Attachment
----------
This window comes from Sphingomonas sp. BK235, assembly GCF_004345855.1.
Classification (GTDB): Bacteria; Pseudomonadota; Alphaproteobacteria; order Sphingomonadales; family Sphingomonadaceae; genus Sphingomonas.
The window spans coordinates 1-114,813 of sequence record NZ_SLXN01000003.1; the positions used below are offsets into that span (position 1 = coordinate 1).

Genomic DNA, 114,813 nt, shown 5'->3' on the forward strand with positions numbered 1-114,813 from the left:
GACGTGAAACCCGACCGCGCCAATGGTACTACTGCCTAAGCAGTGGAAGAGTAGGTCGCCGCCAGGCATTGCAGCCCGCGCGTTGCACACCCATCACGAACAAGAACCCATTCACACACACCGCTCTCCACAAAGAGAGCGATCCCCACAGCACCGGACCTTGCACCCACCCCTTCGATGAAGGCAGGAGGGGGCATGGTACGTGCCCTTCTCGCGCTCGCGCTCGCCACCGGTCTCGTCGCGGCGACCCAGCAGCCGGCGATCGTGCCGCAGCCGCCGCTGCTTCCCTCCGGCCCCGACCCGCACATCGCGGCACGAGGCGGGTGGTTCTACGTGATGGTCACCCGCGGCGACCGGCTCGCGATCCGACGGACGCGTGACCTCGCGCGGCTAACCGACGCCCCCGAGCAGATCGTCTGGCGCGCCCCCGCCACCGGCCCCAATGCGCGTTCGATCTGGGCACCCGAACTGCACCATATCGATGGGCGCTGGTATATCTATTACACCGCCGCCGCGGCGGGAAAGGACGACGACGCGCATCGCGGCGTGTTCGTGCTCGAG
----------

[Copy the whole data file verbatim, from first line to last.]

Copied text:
This window comes from Sphingomonas sp. BK235, assembly GCF_004345855.1.
Classification (GTDB): Bacteria; Pseudomonadota; Alphaproteobacteria; order Sphingomonadales; family Sphingomonadaceae; genus Sphingomonas.
The window spans coordinates 1-114,813 of sequence record NZ_SLXN01000003.1; the positions used below are offsets into that span (position 1 = coordinate 1).

Genomic DNA, 114,813 nt, shown 5'->3' on the forward strand with positions numbered 1-114,813 from the left:
GACGTGAAACCCGACCGCGCCAATGGTACTACTGCCTAAGCAGTGGAAGAGTAGGTCGCCGCCAGGCATTGCAGCCCGCGCGTTGCACACCCATCACGAACAAGAACCCATTCACACACACCGCTCTCCACAAAGAGAGCGATCCCCACAGCACCGGACCTTGCACCCACCCCTTCGATGAAGGCAGGAGGGGGCATGGTACGTGCCCTTCTCGCGCTCGCGCTCGCCACCGGTCTCGTCGCGGCGACCCAGCAGCCGGCGATCGTGCCGCAGCCGCCGCTGCTTCCCTCCGGCCCCGACCCGCACATCGCGGCACGAGGCGGGTGGTTCTACGTGATGGTCACCCGCGGCGACCGGCTCGCGATCCGACGGACGCGTGACCTCGCGCGGCTAACCGACGCCCCCGAGCAGATCGTCTGGCGCGCCCCCGCCACCGGCCCCAATGCGCGTTCGATCTGGGCACCCGAACTGCACCATATCGATGGGCGCTGGTATATCTATTACACCGCCGCCGCGGCGGGAAAGGACGACGACGCGCATCGCGGCGTGTTCGTGCTCGAG